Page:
Disease Propagation in Social Networks: A Novel Study of Infection Genesis and Spread on Twitter
published: Oct. 12, 2016, recorded: August 2016, views: 1142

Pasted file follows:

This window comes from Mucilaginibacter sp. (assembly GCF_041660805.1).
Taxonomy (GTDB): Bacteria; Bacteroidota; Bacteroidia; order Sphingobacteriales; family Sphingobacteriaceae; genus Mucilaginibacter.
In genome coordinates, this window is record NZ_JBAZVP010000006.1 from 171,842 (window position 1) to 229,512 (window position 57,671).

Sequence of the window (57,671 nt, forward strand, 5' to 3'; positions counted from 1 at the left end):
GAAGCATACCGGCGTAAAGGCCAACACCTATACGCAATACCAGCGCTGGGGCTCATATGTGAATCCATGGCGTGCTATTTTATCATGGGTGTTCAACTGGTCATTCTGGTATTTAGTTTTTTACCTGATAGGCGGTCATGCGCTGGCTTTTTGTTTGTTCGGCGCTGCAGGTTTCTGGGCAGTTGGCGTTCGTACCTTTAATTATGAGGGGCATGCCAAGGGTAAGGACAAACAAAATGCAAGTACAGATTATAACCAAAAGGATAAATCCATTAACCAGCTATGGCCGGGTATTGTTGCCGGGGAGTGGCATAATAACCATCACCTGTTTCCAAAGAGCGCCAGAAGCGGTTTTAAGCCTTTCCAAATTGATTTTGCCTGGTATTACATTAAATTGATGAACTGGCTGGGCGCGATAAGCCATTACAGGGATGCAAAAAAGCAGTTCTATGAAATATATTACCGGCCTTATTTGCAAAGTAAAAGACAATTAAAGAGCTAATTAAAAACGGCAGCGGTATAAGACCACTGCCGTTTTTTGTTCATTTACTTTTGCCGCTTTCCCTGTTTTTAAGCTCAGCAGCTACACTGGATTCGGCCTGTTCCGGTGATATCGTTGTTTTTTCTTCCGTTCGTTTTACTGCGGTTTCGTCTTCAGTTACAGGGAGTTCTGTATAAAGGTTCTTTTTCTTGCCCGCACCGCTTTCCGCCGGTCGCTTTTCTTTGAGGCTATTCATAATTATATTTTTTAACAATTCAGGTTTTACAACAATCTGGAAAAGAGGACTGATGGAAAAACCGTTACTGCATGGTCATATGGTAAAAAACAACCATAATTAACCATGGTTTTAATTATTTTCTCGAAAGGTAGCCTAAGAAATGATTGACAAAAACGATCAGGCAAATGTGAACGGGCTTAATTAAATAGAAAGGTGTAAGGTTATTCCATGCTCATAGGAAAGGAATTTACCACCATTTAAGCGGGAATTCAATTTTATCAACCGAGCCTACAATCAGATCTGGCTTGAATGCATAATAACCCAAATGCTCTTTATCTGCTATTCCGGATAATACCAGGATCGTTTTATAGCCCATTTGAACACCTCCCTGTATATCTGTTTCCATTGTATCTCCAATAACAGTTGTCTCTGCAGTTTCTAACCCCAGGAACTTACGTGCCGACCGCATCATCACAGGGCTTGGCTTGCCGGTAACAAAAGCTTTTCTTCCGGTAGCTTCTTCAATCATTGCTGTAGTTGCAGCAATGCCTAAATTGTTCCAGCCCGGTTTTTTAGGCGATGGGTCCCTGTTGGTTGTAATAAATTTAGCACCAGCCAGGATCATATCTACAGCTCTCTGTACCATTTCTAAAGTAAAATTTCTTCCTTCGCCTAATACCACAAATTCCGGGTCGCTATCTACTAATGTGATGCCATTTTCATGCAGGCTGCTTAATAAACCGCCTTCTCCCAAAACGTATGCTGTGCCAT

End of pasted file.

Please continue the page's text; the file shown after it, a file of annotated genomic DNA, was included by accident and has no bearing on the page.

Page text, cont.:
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The CDC diagnoses millions of cases of infectious diseases annually with observed disease curves peaking around mid-December and lulling in August and September. While this provides an accurate depiction of disease spread, its compilation takes too long for up-to-date monitoring. The ability to generate real-time disease distributions is important in identifying outbreaks and facilitating instant communication between authorities and health-care providers. We have attempted to characterize disease propagation using Twitter, expanding upon Google’s 2008 Flu Trends project. Our novel contribution is the development of a pipeline based model incorporating natural language processing and machine learning. The correlation coefficient between the Twitter disease distribution obtained via our approach and CDC data was 0.98. Our model further identified disease outbreaks that were not prevalent in the CDC distribution such as the parotitis outbreak in late 2014 that large hospital samples failed to identify. We additionally develop a differential equation based disease simulation (known as SEIR) in order to further validate our Twitter disease distribution model. Our model has the potential to greatly assist in the creation of an early-warning infection system by identifying disease outbreaks in real-time using the ever-growing social media sphere, representing a unique and powerful benefit to society.
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